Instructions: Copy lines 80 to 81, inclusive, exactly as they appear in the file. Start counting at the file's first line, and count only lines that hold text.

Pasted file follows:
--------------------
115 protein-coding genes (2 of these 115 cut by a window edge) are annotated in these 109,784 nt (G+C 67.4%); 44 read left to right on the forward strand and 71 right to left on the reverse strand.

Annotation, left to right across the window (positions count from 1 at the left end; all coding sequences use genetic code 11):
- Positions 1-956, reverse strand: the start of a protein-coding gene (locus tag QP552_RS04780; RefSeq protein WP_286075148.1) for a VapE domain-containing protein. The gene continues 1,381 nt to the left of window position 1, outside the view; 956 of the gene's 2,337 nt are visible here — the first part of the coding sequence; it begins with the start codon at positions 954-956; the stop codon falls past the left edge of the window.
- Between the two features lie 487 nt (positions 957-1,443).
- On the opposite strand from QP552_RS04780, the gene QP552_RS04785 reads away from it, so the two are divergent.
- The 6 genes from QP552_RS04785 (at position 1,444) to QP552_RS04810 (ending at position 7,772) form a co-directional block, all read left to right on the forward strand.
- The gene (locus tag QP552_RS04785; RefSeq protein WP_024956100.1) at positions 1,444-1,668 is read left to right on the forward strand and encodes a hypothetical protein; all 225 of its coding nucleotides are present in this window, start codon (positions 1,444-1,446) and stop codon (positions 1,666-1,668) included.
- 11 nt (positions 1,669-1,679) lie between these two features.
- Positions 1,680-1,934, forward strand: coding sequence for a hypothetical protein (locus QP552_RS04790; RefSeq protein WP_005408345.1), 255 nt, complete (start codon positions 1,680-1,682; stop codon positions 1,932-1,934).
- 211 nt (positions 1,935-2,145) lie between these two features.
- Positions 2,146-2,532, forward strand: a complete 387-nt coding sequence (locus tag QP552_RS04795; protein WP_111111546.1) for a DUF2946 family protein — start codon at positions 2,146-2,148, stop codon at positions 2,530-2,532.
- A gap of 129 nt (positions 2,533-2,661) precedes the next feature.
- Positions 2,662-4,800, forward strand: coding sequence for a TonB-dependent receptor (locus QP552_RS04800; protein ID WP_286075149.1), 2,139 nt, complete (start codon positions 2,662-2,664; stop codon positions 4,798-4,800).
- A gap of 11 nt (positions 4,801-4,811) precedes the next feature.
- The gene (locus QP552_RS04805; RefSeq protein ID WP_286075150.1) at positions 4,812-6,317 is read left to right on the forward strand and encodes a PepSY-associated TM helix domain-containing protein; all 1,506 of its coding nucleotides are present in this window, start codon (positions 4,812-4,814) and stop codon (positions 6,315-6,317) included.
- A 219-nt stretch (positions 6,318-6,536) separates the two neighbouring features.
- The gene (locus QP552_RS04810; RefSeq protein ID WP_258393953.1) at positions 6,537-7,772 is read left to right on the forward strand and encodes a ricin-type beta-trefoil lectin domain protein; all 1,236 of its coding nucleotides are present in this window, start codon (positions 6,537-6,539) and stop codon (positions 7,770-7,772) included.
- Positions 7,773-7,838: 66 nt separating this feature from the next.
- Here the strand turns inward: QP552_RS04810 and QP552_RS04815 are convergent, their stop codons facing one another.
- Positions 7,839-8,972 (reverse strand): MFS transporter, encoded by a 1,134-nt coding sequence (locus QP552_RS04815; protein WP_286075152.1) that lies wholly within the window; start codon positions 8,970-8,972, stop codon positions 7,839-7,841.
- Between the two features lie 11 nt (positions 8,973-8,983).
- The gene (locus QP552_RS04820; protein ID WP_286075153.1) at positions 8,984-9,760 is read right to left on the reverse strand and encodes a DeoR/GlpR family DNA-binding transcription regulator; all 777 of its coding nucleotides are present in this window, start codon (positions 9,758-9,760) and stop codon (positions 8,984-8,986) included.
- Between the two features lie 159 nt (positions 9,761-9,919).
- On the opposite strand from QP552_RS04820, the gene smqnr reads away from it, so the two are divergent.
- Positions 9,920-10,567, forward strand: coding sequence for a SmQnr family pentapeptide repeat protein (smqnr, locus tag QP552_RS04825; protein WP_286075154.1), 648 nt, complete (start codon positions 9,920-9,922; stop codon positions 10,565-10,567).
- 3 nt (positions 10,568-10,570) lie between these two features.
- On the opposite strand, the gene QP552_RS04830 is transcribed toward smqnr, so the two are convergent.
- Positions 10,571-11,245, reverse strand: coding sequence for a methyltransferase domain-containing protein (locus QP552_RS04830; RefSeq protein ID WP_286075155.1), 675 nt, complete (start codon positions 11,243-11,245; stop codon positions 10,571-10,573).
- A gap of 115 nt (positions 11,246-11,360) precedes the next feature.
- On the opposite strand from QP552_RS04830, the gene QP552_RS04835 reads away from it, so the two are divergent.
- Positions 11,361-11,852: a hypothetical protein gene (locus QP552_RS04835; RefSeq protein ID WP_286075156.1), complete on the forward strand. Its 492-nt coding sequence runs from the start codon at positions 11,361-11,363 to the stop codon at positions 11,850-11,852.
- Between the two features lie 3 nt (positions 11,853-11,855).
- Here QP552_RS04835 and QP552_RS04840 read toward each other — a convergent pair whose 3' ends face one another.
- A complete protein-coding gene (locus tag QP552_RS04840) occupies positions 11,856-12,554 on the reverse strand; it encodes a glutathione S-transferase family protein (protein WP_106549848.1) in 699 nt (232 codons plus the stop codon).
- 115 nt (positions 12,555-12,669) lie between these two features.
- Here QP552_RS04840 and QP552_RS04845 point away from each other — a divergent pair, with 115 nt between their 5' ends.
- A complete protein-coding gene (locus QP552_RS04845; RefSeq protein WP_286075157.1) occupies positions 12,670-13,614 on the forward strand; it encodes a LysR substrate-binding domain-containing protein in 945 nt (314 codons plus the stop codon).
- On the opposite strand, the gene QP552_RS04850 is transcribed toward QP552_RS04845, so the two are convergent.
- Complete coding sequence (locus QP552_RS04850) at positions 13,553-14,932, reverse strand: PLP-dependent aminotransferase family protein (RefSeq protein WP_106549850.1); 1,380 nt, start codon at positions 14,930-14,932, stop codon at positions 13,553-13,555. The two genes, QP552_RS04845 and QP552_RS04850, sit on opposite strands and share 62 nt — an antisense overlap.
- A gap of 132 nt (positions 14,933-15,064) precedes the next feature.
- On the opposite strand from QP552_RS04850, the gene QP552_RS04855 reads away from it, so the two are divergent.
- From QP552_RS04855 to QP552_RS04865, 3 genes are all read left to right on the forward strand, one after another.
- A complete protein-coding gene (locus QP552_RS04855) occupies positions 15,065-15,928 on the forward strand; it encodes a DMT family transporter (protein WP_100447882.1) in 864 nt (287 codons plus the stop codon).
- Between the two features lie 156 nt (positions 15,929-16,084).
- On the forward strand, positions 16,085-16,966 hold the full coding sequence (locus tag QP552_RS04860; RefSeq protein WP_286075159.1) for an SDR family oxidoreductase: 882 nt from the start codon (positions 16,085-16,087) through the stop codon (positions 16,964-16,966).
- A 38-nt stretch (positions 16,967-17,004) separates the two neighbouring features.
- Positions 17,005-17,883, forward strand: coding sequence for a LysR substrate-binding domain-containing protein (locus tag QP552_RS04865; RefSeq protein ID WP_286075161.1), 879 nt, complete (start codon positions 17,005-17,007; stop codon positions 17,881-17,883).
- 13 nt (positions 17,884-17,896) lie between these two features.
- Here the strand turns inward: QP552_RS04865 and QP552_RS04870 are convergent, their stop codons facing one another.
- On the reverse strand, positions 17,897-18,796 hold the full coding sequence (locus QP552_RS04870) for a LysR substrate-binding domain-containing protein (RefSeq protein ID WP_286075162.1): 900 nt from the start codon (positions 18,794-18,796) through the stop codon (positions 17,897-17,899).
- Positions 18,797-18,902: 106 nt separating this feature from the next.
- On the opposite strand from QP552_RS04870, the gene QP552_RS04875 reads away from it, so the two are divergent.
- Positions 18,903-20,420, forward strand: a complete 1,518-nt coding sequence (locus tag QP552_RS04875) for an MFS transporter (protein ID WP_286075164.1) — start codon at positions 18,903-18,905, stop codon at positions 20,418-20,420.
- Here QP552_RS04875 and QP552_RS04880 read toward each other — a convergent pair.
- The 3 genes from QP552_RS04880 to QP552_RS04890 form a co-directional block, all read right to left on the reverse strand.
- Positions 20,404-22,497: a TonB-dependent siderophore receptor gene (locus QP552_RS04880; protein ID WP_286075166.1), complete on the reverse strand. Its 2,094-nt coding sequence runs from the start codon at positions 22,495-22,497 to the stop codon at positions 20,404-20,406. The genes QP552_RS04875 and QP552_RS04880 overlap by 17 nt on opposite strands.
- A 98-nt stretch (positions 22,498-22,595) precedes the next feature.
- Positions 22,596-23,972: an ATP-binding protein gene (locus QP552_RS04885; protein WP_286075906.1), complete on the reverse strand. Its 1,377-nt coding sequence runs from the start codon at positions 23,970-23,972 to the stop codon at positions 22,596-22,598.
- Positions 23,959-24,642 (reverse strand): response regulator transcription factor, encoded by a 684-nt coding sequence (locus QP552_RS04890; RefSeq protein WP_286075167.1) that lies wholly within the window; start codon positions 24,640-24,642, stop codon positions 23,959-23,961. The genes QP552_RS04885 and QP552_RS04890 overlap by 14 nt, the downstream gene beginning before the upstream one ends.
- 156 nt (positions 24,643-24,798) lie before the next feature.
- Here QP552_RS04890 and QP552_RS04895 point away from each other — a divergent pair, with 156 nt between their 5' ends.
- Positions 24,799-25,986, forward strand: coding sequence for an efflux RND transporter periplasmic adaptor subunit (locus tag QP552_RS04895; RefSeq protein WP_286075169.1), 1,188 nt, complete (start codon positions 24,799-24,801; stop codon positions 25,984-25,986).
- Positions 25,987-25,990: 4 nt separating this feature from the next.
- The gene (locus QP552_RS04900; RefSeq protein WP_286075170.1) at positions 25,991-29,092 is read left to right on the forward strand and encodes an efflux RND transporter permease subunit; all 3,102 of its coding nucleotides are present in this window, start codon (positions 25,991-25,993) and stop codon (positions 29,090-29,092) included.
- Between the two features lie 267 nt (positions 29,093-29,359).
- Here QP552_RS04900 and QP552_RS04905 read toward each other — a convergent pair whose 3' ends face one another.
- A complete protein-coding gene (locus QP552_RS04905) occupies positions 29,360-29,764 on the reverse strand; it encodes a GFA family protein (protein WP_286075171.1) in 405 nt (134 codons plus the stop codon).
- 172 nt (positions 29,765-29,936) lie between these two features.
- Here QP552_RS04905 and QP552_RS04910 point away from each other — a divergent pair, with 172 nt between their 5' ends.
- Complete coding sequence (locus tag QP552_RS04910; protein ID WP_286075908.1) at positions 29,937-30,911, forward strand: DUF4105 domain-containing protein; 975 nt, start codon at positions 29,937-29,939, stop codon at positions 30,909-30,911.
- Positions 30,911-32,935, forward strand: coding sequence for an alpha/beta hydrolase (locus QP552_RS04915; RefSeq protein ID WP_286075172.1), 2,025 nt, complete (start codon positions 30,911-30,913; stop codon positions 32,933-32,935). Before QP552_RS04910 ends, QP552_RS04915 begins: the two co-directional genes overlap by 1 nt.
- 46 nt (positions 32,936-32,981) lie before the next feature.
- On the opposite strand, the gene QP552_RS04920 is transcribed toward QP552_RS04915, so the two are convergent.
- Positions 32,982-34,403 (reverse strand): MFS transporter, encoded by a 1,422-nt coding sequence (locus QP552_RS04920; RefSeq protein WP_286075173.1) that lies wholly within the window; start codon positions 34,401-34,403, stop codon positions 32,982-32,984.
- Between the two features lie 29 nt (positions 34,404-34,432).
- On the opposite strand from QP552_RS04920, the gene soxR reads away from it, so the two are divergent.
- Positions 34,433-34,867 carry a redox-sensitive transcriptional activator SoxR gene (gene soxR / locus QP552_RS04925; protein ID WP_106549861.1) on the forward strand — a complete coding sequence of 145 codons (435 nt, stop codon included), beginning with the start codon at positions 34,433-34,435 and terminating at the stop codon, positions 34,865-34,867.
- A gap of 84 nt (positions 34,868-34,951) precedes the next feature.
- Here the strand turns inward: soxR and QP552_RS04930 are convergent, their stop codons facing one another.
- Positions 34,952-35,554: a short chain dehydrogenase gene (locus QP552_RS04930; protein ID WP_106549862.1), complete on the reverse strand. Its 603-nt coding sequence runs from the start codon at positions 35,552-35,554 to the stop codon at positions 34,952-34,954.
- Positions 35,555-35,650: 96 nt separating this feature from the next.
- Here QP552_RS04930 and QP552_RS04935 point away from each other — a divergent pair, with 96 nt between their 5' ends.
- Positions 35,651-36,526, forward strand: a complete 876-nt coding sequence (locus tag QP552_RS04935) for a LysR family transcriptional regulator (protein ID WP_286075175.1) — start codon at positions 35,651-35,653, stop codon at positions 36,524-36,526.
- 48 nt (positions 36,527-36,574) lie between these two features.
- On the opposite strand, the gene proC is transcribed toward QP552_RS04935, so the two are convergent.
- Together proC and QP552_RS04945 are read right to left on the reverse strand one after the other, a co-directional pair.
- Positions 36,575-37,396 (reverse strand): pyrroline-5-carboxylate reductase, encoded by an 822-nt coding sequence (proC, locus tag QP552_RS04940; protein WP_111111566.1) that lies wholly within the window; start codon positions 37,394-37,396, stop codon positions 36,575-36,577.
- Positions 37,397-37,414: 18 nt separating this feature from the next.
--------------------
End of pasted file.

- Positions 34,952-35,554: a short chain dehydrogenase gene (locus QP552_RS04930; protein ID WP_106549862.1), complete on the reverse strand. Its 603-nt coding sequence runs from the start codon at positions 35,552-35,554 to the stop codon at positions 34,952-34,954.
- Positions 35,555-35,650: 96 nt separating this feature from the next.